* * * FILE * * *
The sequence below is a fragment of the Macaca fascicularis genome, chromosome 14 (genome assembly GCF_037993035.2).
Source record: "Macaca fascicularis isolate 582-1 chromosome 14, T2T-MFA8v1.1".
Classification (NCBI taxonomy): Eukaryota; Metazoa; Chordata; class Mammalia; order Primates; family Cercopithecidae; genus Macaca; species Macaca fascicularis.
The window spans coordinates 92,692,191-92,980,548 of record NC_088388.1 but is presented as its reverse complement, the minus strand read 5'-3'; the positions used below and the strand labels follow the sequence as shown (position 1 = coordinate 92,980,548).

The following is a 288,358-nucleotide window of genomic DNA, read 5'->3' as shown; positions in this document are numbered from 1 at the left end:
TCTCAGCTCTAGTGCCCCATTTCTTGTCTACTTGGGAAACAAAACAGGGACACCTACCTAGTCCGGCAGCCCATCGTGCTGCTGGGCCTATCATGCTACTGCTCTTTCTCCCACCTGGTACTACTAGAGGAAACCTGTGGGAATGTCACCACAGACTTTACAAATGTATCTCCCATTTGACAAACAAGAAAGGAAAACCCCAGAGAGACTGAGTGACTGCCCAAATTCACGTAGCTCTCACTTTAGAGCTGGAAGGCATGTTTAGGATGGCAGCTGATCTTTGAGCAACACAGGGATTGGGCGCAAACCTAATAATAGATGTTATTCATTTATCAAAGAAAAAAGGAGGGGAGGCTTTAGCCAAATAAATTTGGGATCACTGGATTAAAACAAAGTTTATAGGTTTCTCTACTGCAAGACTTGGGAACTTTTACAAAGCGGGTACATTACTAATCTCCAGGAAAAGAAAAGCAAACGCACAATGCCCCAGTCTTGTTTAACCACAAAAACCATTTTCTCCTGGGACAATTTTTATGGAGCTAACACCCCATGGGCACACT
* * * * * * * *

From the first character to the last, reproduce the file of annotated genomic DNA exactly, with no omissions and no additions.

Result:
The sequence below is a fragment of the Macaca fascicularis genome, chromosome 14 (genome assembly GCF_037993035.2).
Source record: "Macaca fascicularis isolate 582-1 chromosome 14, T2T-MFA8v1.1".
Classification (NCBI taxonomy): Eukaryota; Metazoa; Chordata; class Mammalia; order Primates; family Cercopithecidae; genus Macaca; species Macaca fascicularis.
The window spans coordinates 92,692,191-92,980,548 of record NC_088388.1 but is presented as its reverse complement, the minus strand read 5'-3'; the positions used below and the strand labels follow the sequence as shown (position 1 = coordinate 92,980,548).

The following is a 288,358-nucleotide window of genomic DNA, read 5'->3' as shown; positions in this document are numbered from 1 at the left end:
TCTCAGCTCTAGTGCCCCATTTCTTGTCTACTTGGGAAACAAAACAGGGACACCTACCTAGTCCGGCAGCCCATCGTGCTGCTGGGCCTATCATGCTACTGCTCTTTCTCCCACCTGGTACTACTAGAGGAAACCTGTGGGAATGTCACCACAGACTTTACAAATGTATCTCCCATTTGACAAACAAGAAAGGAAAACCCCAGAGAGACTGAGTGACTGCCCAAATTCACGTAGCTCTCACTTTAGAGCTGGAAGGCATGTTTAGGATGGCAGCTGATCTTTGAGCAACACAGGGATTGGGCGCAAACCTAATAATAGATGTTATTCATTTATCAAAGAAAAAAGGAGGGGAGGCTTTAGCCAAATAAATTTGGGATCACTGGATTAAAACAAAGTTTATAGGTTTCTCTACTGCAAGACTTGGGAACTTTTACAAAGCGGGTACATTACTAATCTCCAGGAAAAGAAAAGCAAACGCACAATGCCCCAGTCTTGTTTAACCACAAAAACCATTTTCTCCTGGGACAATTTTTATGGAGCTAACACCCCATGGGCACACT